Launched in 2013 as a for-profit publisher of e-books, Restless Books has since added print production and, in 2016, switched to nonprofit status. The independent literary publisher is focused on bringing a wide variety of international literature to the American book market. Restless’s mission is “to bring the voices of the rest of the world into the literary diet of American readers,” said founder and publisher Ilan Stavans, who is also the Lewis-Sebring Professor of Humanities, Latin American and Latin Culture at Amherst College in Massachusetts.
Based in an arts-focused Brooklyn incubator in a renovated factory space, Restless has a staff of five, which includes Stavans, editor and marketing director Nathan Rostron, chief financial officer Arielle Kane, managing editor Ben Samuel, and editor-at-large Annette Hochtein.
The switch to nonprofit status “was partially for financial reasons,” Rostron said, and to "better service our mission of broadening the horizons of readers to encompass other viewpoints, cultures, and perspectives." He said the switch is paying off. “We needed to broaden our support. We couldn’t make it on book sales alone.”
Since its launch, Restless has published about 60 books by authors from around the world, including writers from China, Eastern Europe, Iran, Mexico, and Nigeria, including 18 English-language debuts. Restless Books publishes about 20 books per year, with a mix of fiction, narrative nonfiction, memoir, and travel titles.
In addition to having its titles distributed to the trade by Simon & Schuster, Restless sells books via its website and through the Restless Readers Club, a $10-per-month subscription service that delivers a new Restless title (along with an elaborate note about the book’s background) to subscribers every other month. To date, the program has attracted 50 subscribers.
The house has also selectively used crowdfunding to fund additions to its list. In 2015, Restless raised $20,000 on Kickstarter for the publication of a 1,000-page 400th-anniversary edition of Cervantes’s Don Quixote (with a new introduction by Stavans), the first title in its Restless Books Classics line. Although the publisher doesn’t crowdfund every RB Classics title, the house has since published a total of six classics, among them, W.E.B. Du Bois’s The Souls of Black Folk (with an intro by Vann R. Newkirk II) and Mary Shelley’s Frankenstein (with an essay by Francine Prose). And coming in October is Passing by Nella Larsen (introduced by Darryl Pinckney), a classic novel from the Harlem Renaissance that offers a portrait of a light-skinned black woman who drops out of the black community to live as white woman.
The RB Classics imprint is designed “to introduce the books to a contemporary reader and shake off the dust from these classics,” Stavans said. Indeed some of Restless’s bestselling titles are from the classics line, among them Frankenstein and Don Quixote, both of which have sold about 6,000 copies.
A newer initiative at the press was the 2017 launch of Yonder, a children’s books imprint focused on titles from other cultures. Restless plans a Kickstarter later in September to fund the publication of a multilingual children’s book titled Daniel and Ishmail, the story of a Jewish child and a Muslim child who become friends over a shared interest in soccer. Originally published in Spanish, the Restless edition will be translated into English, Arabic, and Hebrew, with all three languages on the same page.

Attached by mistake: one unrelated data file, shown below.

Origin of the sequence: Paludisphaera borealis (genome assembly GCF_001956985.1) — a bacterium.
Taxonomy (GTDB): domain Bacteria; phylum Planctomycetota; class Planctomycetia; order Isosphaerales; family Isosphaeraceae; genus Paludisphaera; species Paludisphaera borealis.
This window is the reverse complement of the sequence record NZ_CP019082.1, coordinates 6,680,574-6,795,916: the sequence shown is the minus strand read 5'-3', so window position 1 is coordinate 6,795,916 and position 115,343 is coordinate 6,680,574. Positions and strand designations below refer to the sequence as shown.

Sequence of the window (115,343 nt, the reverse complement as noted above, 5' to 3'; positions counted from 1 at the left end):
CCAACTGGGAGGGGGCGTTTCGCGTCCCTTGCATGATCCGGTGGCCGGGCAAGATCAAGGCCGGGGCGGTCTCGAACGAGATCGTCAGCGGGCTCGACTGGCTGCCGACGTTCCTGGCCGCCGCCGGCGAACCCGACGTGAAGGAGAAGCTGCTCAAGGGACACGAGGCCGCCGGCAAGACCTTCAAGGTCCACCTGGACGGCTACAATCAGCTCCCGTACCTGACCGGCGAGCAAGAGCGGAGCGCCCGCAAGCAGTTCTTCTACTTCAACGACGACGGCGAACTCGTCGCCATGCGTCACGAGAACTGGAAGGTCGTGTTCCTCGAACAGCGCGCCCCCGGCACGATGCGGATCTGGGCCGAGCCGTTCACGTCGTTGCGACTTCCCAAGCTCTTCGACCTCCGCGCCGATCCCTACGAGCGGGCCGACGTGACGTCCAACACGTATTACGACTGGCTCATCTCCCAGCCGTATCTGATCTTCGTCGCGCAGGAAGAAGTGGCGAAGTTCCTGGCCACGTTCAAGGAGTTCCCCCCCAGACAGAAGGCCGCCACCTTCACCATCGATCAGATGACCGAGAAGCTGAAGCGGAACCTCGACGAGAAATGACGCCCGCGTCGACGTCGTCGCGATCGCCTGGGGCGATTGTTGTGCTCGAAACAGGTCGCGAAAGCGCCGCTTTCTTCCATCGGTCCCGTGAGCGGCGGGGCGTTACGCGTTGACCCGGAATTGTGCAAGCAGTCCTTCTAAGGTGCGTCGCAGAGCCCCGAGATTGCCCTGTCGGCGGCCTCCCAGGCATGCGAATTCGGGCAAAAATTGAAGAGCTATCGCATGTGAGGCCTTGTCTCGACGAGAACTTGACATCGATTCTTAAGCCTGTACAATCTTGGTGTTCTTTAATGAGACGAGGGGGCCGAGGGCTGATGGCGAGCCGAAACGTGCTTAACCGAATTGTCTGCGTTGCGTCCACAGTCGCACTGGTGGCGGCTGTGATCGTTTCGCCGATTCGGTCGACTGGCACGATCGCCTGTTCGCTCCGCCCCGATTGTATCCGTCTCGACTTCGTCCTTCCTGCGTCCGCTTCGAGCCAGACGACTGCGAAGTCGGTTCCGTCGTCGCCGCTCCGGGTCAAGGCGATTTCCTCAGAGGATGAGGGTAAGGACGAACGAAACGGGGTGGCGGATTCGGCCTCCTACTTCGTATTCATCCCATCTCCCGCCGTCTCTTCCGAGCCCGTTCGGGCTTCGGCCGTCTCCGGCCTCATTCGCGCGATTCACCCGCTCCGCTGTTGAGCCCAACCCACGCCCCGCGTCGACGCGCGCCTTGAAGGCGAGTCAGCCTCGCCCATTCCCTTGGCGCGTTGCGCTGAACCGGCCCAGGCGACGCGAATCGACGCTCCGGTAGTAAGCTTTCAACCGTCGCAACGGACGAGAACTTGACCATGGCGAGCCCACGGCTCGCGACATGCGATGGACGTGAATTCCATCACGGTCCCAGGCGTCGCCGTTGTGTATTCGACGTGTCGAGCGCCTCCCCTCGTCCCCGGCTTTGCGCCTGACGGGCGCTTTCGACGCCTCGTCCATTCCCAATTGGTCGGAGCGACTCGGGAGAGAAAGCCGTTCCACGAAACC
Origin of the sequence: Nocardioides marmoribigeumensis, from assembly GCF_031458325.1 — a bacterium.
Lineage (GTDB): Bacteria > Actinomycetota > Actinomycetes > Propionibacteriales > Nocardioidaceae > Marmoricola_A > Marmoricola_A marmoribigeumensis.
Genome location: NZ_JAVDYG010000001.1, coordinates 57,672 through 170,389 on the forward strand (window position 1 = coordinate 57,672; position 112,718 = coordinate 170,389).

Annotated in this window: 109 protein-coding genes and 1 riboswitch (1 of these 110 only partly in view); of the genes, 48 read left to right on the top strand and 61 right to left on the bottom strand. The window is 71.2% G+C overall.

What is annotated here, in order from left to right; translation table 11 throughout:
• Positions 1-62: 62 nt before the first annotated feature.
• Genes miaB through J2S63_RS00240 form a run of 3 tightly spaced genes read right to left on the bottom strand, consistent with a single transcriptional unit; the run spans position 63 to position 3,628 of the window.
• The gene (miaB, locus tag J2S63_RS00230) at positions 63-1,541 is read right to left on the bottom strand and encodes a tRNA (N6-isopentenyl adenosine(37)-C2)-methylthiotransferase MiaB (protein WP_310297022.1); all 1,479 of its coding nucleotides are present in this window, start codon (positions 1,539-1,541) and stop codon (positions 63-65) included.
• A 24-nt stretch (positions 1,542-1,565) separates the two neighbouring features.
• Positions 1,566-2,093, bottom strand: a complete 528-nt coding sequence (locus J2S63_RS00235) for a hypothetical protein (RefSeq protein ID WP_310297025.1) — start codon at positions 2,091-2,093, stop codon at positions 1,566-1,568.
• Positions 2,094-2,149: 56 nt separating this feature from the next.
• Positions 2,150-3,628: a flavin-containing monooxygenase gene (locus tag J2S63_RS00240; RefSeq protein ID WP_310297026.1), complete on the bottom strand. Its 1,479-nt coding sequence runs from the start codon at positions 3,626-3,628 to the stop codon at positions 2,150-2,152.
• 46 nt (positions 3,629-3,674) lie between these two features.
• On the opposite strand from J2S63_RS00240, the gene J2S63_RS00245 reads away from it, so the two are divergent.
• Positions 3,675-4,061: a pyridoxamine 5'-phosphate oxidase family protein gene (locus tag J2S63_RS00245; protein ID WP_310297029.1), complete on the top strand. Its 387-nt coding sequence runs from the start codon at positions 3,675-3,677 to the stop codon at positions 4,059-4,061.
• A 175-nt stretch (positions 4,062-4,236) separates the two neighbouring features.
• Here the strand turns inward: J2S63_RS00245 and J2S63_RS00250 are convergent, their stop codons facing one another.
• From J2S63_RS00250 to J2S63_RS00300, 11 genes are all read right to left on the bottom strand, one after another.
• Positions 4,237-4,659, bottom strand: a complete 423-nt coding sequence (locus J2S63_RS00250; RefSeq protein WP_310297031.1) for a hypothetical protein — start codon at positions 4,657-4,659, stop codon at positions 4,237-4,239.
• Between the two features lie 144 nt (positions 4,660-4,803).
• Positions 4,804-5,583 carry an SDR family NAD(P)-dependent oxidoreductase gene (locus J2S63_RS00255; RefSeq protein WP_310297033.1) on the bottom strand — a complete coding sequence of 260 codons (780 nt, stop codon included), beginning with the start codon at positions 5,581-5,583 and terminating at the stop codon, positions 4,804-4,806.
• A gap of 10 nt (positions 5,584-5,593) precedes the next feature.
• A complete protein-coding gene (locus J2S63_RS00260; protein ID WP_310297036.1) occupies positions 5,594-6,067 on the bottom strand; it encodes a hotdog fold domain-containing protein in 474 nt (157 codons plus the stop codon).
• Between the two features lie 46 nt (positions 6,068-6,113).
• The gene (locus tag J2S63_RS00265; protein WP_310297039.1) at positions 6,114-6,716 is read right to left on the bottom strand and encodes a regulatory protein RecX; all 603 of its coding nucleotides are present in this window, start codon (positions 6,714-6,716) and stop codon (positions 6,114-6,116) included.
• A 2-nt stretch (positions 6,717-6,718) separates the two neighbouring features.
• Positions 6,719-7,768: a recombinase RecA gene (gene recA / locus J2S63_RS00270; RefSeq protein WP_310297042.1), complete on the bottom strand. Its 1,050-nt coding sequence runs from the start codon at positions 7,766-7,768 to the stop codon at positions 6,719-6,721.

Restless also acts as an advocate for immigrants and immigration via its publishing. In 2016, the house initiated the Restless Books Prize for New Immigrant writing, which awards $10,000 and a Restless publishing deal for a new work of fiction or nonfiction. The 2017 winner was Grace Talusan, for her memoir, The Body Papers.
Five finalists for this year’s prize have been announced, and the winner will be named in later this month. “We see our mission as looking at people on the move, on restlessness,” Stavans said. “We want our books to explore how societies change when outsiders come in, to what extent those societies are improved, and, in turn, how those outsiders also become different.”
New titles coming in the fall include Checkpoint, by Serbian novelist David Albahari, the story of a military unit sent to guard a mysterious checkpoint but without any idea of who the enemy might be, and The Son of Black Thursday, by renowned Chilean-French filmmaker Alejandro Jodorowsky, a memoir of growing up in 1930s Chile under the oppression of a corrupt local government and in indentured servitude to a brutal American-backed mining industry.
Stavans said to look for continued selective use of crowdfunding (“It’s like public radio: you get support from your audience, and they stay with you”), the addition of graphic novels (“They connect you with young people”), and an expansion of the Restless list to 25 books per year.
Stavans is a full-time professor at Amherst as well as an author, but he said that he manages to be a “very hands-on” publisher—though he relies on his staff in Brooklyn. “I’m present and guiding the ship,” he added. “I love bringing books to a new generation of readers, but I don’t want to stop teaching.”
Clarification: the switch to nonprofit status was also driven by the house's mission.